The UN based the Human Development Index on the works of this Indian professor, recognized with the Nobel Prize and who now receives the Princess of Asturias Award in 2021. His interest in injustices came from reading John Rawls, Hilary Putnam and Kenneth Arrow. In his career, his knowledge of the political and social reality of his country of origin also stands out: “India has a long history of pluralism that is under threat,” Sen warns.
Amartya Sen tells in his memoir, which he has titled A home in the world -published this year by Taurus-, that at the age of 12 he told his grandfather that he did not want to regularly attend assemblies in the mandir , the name given to the Hindu temples, where man preached before the faithful. To his surprise, the grandfather did not reprimand him, but replied: “There is no reason to have religious convictions until you are able to think seriously for yourself. It will come naturally in time.”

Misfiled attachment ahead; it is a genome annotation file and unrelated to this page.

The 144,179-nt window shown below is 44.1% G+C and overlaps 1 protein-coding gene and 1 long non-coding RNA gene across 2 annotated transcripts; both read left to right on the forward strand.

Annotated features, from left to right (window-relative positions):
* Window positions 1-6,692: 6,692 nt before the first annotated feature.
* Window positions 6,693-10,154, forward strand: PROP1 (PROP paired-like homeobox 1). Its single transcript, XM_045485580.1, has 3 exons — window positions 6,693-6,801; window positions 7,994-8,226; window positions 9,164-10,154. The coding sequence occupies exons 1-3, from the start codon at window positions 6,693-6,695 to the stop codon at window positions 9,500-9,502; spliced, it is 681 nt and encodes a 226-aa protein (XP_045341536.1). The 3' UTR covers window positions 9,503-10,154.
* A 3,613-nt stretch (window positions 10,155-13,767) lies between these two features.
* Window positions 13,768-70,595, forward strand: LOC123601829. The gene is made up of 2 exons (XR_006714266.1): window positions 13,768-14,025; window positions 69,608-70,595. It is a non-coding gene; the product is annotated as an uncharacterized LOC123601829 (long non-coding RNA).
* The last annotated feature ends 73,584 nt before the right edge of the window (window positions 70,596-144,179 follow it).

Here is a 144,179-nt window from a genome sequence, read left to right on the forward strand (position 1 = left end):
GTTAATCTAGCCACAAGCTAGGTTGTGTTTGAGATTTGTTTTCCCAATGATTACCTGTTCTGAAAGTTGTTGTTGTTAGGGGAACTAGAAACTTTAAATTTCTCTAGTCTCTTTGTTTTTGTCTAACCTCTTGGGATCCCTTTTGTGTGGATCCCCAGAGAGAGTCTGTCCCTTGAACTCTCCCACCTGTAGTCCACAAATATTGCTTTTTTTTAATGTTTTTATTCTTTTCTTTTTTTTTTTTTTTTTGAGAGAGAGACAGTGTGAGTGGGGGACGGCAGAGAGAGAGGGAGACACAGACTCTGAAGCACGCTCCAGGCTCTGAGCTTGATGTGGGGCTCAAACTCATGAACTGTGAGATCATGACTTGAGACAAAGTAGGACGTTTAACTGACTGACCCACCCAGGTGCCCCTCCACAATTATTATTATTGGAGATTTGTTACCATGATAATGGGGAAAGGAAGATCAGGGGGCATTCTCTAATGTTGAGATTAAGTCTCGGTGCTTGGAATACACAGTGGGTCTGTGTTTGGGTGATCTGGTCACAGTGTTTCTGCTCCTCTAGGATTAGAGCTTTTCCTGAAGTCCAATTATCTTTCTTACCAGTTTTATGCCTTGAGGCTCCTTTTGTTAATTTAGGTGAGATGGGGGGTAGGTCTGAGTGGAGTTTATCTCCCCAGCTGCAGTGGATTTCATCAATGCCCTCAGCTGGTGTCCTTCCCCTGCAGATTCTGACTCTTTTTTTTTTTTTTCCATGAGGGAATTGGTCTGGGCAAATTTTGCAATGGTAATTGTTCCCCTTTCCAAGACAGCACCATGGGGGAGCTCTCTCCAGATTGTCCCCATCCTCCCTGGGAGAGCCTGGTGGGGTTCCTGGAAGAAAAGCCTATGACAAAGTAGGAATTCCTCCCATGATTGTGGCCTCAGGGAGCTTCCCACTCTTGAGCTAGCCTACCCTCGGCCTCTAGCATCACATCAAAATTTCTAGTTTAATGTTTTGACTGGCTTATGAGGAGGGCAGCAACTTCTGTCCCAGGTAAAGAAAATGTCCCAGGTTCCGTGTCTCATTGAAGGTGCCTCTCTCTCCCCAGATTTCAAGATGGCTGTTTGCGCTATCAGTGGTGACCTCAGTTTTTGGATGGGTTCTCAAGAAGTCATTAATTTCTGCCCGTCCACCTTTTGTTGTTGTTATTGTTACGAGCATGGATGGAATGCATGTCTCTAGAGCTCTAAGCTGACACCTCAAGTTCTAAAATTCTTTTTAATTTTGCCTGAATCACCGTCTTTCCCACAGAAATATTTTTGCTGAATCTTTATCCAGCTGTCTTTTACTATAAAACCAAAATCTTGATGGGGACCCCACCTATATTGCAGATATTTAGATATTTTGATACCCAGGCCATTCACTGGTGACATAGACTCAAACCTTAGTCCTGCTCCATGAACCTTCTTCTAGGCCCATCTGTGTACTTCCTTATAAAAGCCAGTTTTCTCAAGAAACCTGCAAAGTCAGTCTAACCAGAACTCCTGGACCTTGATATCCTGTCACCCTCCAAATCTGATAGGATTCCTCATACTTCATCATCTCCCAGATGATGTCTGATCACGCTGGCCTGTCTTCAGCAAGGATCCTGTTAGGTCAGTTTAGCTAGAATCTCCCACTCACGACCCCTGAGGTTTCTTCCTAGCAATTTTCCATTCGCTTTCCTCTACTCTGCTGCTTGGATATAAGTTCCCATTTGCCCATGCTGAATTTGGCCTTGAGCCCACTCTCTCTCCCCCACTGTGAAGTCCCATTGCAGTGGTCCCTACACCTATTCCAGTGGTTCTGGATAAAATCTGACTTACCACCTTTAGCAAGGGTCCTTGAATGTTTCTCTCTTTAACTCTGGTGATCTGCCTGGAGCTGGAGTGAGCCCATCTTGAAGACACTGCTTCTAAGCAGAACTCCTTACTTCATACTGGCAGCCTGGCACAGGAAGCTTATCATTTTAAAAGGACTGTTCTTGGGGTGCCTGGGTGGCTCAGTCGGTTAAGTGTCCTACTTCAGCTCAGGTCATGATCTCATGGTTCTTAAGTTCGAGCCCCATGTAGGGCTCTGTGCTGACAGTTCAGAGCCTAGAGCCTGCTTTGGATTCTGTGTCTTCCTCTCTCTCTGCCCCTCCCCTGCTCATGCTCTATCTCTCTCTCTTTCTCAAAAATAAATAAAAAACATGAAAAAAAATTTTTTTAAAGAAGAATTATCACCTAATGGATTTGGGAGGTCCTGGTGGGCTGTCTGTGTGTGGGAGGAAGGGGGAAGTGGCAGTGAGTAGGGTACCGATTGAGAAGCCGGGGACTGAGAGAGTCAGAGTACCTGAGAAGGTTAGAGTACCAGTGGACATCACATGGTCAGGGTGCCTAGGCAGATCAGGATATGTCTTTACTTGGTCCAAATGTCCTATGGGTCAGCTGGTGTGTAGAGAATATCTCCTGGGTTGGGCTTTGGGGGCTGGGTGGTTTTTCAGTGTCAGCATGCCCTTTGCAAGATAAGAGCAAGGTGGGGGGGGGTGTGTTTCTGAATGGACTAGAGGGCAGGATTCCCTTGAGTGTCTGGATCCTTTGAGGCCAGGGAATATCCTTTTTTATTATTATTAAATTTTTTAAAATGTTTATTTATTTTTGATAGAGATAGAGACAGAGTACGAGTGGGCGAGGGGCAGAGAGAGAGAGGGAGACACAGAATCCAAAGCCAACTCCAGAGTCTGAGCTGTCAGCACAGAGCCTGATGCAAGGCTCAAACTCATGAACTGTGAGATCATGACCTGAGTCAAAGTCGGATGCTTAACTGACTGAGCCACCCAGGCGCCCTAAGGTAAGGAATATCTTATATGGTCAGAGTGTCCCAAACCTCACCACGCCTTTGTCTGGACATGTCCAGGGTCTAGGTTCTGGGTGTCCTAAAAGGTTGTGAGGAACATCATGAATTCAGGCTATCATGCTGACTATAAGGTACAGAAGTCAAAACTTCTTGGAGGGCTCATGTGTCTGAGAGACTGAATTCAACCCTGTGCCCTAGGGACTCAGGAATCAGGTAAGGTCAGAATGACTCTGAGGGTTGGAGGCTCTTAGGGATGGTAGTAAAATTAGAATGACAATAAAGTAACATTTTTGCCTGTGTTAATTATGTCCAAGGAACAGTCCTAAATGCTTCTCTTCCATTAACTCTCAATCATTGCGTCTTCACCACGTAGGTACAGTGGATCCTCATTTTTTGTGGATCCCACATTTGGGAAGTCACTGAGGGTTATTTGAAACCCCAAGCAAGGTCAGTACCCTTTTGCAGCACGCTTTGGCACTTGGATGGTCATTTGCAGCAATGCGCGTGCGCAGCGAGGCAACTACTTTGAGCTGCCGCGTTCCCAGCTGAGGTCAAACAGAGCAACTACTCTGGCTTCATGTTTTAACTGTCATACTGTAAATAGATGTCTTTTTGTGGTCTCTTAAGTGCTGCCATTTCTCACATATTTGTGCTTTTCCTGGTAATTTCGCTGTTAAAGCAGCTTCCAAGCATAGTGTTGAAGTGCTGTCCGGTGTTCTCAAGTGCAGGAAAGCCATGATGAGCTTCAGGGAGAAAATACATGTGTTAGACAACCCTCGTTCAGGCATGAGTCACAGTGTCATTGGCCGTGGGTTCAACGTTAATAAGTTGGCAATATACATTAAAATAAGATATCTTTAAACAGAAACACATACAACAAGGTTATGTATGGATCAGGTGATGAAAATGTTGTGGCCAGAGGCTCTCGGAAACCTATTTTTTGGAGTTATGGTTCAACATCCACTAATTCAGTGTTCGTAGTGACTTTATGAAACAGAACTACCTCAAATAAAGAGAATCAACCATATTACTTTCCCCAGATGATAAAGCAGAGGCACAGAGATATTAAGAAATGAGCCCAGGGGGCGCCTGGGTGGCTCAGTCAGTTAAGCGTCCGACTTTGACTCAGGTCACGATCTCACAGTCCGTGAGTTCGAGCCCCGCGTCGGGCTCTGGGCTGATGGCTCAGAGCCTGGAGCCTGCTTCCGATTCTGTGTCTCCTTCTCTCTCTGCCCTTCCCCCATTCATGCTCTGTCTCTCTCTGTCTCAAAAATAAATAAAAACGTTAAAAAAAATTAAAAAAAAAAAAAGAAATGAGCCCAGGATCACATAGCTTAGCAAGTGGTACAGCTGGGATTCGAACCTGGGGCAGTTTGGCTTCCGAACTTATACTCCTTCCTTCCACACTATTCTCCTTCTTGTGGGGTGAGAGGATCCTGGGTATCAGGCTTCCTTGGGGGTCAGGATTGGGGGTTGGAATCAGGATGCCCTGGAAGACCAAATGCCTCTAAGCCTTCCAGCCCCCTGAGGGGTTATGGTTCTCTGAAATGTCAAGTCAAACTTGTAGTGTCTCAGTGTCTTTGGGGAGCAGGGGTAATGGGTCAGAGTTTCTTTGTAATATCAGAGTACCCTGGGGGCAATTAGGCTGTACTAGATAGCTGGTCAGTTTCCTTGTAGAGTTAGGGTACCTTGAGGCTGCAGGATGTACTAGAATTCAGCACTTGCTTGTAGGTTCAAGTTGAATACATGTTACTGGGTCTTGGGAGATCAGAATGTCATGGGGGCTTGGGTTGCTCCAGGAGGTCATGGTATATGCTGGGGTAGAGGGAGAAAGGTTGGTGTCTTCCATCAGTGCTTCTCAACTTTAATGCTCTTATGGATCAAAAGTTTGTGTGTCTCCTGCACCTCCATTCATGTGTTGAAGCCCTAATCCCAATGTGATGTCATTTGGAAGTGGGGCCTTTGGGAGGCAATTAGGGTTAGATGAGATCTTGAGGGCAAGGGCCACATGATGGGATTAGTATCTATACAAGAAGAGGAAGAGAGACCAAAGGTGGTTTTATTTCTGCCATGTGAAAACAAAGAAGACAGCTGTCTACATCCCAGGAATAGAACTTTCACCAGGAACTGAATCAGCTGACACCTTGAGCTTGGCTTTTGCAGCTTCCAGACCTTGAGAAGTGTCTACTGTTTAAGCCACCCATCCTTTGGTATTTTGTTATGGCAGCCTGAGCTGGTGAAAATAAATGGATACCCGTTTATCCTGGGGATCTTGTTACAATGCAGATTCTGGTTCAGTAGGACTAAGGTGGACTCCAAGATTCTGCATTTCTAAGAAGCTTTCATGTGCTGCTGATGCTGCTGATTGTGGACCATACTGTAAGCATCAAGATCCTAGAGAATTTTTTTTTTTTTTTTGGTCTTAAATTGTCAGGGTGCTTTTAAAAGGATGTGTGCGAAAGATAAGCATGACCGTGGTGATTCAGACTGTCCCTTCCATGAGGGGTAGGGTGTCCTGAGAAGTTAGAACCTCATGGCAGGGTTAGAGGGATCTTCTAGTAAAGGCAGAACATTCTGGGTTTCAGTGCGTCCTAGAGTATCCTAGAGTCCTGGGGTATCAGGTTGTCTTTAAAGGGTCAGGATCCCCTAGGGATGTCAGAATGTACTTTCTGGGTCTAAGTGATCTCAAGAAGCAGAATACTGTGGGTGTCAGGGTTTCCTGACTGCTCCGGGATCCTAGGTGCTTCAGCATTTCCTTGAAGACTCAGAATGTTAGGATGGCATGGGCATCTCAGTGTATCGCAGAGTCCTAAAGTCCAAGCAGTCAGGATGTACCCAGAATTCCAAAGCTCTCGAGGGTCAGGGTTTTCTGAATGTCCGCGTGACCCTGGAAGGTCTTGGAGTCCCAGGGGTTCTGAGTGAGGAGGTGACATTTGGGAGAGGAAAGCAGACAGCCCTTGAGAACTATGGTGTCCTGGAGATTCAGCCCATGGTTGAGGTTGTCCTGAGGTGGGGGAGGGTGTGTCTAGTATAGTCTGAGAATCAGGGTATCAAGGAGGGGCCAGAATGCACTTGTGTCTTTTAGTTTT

And although that religious awakening did not come, the anecdote is a reflection of the character that little Amartya already showed then, who in 1998 was recognized with the Nobel Prize in Economics “for his contributions to welfare economics and the theory of social choice. and for his interest in the problems of the poorest members of society “, collects the Encyclopaedia Britannica .
“His entire intellectual career has contributed in a profound and effective way to promoting justice, freedom and democracy”, reads the minutes of the jury of the Princess of Asturias Foundation
Sen was born in November 1933 in Santiniketan (West Bengal), in the territory of the British Raj, about 100 miles from Calcutta. “I was born on a university campus and it seems that I have lived my whole life on one campus or another,” began the biographical essay he wrote for the Nobel Foundation.